Drilling Down on the West Canadian Select Oil Sands

It is estimated that every dollar invested in the Canadian oil sands will create about $7.50 in total economic impact over the following 25 years. During the second quarter of 2013, Warren Buffet’s Berkshire Hathaway reportedly bought a $500 million stake in Calgary-based heavy-oil producer Suncor Energy. Although this represents a transaction on the secondary markets, it can be ultimately viewed as a capital inflow for the Oil Sands industry. So while you try reaching Warren Buffet to thank him for indirectly contributing $3.75 billion to the Canadian economy over the next 25 years, let’s follow the money and “drill” deeper into the underlying sector fundamentals behind this investment.

Over the past 2 years, there has been a lack of transportation capacity from Western Canada to refineries in North America. This has led to a discrepancy in heavy oil prices across geographic regions. Looking at data since 2011, the differential between the Western Canadian Select, a benchmark for heavy oil prices in western Canada, and the Mexican Maya, a crude oil of approximately equivalent grade quoted at the gulf coast, has expand from an average of just -$3.8 during 2008-2010 to an average of more than -$23.5 since 2011 (Chart 1). Depressed WCS prices meant lower realized oil prices and hence depressed valuations among Canadian oil companies, mainly heavy oil ones.

Oil Price Differentials

Chart 1: Oil Price Differentials

This represents an arbitrage opportunity to transport Western Canadian Select to the Gulf Coast and pocket $23.5 less the transportation costs. But what happened to free markets’ aptitude to exploit and diminish arbitrage opportunities?

Truth be told, the free markets’ aptitude to exploit arbitrage opportunities is very much still in existence. The reason prices across the two markets have not converged is because there is a lack of oil transportation capacity between Western Canada and the Gulf Coast. However, the market is becoming more innovative in searching for solutions. Energy East is building a west to east pipeline that would carry 1.1 million barrels of oil per day, and the novel crude-by-rail transportation method is growing fast. It is estimated that more than 700,000 barrels per day of rail transportation capacity is to become available in western Canada by end of 2014.

Even if the no new pipelines are approved, the addition of rail capacity could result in the price differential narrowing down to $15-20 per barrel, equal to the average cost of transporting crude by rail from Western Canada to the Gulf Coast.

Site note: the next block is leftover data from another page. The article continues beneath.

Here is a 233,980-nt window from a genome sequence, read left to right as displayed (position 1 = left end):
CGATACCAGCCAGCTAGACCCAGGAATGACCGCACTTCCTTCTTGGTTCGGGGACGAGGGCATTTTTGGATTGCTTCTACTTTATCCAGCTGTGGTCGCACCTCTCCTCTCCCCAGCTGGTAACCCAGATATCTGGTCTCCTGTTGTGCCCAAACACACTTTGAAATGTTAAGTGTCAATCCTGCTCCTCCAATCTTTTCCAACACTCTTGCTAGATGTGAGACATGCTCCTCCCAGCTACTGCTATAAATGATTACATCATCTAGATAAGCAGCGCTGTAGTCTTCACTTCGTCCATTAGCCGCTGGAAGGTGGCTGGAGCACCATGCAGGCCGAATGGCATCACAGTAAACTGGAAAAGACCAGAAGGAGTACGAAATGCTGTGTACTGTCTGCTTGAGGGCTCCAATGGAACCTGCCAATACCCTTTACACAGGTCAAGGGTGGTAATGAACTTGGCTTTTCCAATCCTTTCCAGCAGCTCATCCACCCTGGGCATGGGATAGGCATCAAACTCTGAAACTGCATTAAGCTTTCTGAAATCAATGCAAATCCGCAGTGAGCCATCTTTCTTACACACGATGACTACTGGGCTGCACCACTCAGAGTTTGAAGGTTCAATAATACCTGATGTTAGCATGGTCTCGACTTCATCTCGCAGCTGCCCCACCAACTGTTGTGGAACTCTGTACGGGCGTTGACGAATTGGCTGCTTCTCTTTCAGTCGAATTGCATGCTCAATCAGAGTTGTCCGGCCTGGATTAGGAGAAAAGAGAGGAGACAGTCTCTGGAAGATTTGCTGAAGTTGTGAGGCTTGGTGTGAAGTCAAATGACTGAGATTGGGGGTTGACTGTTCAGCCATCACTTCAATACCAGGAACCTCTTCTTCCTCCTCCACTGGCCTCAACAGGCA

So the price differential between WCS and MAYA is essentially equal to the transportation cost of moving oil from Western Canada to the Gulf Coast. With that being said, there is no real arbitrage opportunity since anyone who buys oil at lower Western Canada prices must fork out additional transportation costs which are virtually equal to the price premium in the Gulf Coast. There is no free money to be made.

There are two possible scenarios for the future of WCS heavy oil prices. Either the differential settles down to $15-20 with the arrival of rail transportation capacity through the end of 2014. Or, the government approves major pipeline projects, such as Keystone XL, Energy East or Trans Mountain, reducing the transportation cost to $7-11 per barrel. If the latter turns out to be the case, then the price differential between the two markets should narrow even further to just $7-11 apart.

The result of all of this? Trading at a differential equal to rail transportation costs or pipeline tolls, the WCS-MAYA differential is set to narrow and data over the past few months reflect that. However, although Oil Sands equities are intended to track WCS prices, the relationship broke around August 2012 and oil sands valuation have not reflected WCS spot movements and WCS futures. In simple terms, WCS spot and future prices are on the rise, and this should cause oil sands company valuation to rise as well – but this has not happened. This can be explained by Mr. Market dreading uncertainty and hence depressing oil sands valuations.

Chart 2: WCS vs Oil Sands Company Valuations

Chart 2: WCS vs Oil Sands Company Valuations

Now that we know what Buffett sees and Mr. Market doesn’t, please do thank Warren Buffett and send him my warm regards.

Disclosure: I am Long Suncor Energy (NYSE: SU) since November 2012.